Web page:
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Posts from the ‘Non-1001 Book Review’ Category

Shakespeare Retold: Macbeth Jo Nesbo

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Book Worm has been reading through the Hogwarth Shakespeare retelling series. Next up for her is a modern-day retelling of Macbeth by master of suspense/thrillers, Jo Nesbo. The book comes out today in the US. Check out her review and let us know what you think. Read more

Non 1001 Book Review: Territory of Light Yuko Tsushima

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I’ve got admit that I’ve been in somewhat of a reading slump which is why we’ve had fewer posts over the last month. I’m not sure if the reading slump has to do with not finding much appealing or due to a crazy work schedule. I’ve spent the last week listening (I had previously read it) to the audiobook for Ready Player One (because Wheaton’s narration is awesome) and getting irritated by how much it differs from the movie (the book is better). Book Worm, however has been plowing ahead with her reading and is bringing you her latest review of a book that sounds right up my alley. Check out her review. Read more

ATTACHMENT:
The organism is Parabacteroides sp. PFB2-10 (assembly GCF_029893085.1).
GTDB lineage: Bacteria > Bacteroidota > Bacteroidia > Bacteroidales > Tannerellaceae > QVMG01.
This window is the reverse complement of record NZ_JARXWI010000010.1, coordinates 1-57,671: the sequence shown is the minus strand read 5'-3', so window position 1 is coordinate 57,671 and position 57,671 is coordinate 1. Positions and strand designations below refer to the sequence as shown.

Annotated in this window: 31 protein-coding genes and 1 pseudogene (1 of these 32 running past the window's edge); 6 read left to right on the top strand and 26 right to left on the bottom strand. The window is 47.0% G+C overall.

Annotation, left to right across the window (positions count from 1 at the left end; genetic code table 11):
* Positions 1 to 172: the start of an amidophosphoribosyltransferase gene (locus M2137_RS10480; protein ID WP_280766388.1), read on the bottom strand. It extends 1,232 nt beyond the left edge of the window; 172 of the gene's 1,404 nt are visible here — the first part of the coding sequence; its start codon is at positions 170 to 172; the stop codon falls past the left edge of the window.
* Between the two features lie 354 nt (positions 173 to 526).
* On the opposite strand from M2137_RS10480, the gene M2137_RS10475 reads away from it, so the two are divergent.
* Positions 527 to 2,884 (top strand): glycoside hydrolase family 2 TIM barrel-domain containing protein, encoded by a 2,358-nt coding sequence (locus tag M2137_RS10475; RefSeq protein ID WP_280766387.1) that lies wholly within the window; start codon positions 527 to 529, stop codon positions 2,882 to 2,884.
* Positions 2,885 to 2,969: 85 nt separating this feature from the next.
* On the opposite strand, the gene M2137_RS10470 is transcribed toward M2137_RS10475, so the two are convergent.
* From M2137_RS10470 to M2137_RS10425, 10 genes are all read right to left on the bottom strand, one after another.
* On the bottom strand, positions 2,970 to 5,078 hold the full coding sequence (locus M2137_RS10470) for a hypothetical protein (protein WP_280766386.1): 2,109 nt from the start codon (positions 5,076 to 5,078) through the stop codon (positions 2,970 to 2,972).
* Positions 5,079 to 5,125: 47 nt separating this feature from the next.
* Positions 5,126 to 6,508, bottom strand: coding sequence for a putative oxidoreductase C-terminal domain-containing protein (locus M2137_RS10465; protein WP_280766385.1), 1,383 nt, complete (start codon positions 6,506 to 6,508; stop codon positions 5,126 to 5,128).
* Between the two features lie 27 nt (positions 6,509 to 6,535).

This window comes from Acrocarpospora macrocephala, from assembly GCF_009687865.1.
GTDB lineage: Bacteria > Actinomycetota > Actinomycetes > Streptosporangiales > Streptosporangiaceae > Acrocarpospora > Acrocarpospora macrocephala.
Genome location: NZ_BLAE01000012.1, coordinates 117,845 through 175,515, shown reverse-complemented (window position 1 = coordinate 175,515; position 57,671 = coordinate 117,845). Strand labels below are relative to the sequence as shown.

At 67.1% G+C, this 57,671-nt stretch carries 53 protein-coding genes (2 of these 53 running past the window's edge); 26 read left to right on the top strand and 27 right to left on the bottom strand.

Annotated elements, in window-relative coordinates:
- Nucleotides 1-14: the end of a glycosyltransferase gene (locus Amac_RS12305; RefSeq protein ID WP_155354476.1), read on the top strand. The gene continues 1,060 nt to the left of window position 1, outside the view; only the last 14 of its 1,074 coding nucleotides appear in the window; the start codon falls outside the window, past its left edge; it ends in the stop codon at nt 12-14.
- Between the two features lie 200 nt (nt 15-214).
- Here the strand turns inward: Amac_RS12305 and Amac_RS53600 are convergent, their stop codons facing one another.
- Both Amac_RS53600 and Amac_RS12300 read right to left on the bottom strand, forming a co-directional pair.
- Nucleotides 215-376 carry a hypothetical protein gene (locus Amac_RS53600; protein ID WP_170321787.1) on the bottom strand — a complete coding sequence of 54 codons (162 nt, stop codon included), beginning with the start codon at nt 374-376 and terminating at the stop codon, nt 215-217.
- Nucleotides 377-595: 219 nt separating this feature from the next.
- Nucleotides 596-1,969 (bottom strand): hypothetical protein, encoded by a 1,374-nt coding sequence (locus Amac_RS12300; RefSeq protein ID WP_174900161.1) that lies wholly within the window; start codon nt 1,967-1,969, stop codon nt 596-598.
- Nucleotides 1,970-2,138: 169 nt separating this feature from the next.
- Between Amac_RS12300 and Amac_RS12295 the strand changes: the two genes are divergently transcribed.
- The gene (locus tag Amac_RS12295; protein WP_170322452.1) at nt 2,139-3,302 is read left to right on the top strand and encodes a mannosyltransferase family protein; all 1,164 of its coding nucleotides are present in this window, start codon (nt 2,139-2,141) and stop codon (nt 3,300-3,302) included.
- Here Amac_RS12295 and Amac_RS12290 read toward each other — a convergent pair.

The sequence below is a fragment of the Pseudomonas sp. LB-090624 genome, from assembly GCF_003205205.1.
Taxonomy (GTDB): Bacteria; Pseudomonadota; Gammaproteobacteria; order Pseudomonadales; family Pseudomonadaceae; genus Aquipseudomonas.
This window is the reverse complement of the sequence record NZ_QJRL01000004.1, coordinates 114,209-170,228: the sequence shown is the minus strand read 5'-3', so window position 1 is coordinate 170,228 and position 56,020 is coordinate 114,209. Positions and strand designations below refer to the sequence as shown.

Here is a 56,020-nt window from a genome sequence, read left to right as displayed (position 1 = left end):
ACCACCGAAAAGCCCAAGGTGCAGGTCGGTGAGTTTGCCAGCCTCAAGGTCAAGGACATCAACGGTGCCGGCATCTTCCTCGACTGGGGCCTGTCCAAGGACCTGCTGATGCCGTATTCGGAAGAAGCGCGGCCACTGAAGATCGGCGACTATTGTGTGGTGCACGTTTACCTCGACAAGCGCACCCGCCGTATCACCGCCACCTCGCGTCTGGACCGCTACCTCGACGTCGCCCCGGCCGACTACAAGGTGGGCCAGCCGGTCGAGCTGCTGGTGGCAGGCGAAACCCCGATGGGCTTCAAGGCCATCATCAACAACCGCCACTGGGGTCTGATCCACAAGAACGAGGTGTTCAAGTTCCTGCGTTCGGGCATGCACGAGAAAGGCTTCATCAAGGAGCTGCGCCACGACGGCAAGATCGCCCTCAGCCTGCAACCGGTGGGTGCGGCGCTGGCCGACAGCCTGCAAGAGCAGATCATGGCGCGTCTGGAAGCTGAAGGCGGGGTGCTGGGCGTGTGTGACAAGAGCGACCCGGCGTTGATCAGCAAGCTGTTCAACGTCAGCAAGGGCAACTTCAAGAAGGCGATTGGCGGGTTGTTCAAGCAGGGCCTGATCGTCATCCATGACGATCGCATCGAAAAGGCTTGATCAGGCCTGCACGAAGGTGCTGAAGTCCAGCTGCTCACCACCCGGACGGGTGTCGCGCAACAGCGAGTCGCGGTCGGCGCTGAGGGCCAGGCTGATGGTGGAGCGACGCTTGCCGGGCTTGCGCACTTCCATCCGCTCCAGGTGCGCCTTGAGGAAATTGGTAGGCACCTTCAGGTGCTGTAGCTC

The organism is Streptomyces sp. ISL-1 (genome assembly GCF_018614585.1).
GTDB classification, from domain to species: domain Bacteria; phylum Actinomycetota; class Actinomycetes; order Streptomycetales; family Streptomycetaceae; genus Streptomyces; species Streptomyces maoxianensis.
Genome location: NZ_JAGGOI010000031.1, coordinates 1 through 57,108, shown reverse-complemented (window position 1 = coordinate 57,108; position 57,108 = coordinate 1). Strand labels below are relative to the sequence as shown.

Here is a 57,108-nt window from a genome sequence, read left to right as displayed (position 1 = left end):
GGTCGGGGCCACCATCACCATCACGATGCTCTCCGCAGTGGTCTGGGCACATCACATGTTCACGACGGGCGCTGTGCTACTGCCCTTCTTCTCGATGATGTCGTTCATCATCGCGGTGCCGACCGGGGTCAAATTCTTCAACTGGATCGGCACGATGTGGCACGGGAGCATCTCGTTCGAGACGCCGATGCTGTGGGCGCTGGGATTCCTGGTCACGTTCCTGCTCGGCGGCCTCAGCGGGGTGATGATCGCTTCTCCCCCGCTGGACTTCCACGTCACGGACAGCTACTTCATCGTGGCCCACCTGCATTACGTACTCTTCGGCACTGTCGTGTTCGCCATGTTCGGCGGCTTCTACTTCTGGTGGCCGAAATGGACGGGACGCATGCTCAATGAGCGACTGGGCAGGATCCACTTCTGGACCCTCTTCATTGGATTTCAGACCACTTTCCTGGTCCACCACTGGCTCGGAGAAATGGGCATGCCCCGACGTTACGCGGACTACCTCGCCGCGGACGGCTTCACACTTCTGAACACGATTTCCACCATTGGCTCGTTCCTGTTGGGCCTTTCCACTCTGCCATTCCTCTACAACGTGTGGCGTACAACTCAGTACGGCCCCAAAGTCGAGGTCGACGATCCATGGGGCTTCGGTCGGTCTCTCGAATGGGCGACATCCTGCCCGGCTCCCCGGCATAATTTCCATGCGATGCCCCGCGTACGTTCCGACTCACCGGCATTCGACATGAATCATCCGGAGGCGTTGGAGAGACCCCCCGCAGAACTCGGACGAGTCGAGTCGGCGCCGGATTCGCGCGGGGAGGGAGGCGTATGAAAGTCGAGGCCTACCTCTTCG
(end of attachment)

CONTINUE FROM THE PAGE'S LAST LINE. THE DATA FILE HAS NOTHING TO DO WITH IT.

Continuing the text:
Non 1001 Book Review: The Toymakers by Robert Dinsdale

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The Toymakers by Robert Dinsdale
Published in: 2018
Reviewed by: Book Worm
Rating: ★★★★★
Find it here: The Toy Makers

This ARC was provided by Penguin Random House UK (via NetGalley) in exchange for an honest review.

Synopsis from Goodreads: Do you remember when you believed in magic?

The Emporium opens with the first frost of winter. It is the same every year. Across the city, when children wake to see ferns of white stretched across their windows, or walk to school to hear ice crackling underfoot, the whispers begin: the Emporium is open!

It is 1917, and London has spent years in the shadow of the First World War. In the heart of Mayfair, though, there is a place of hope. A place where children’s dreams can come true, where the impossible becomes possible – that place is Papa Jack’s Toy Emporium.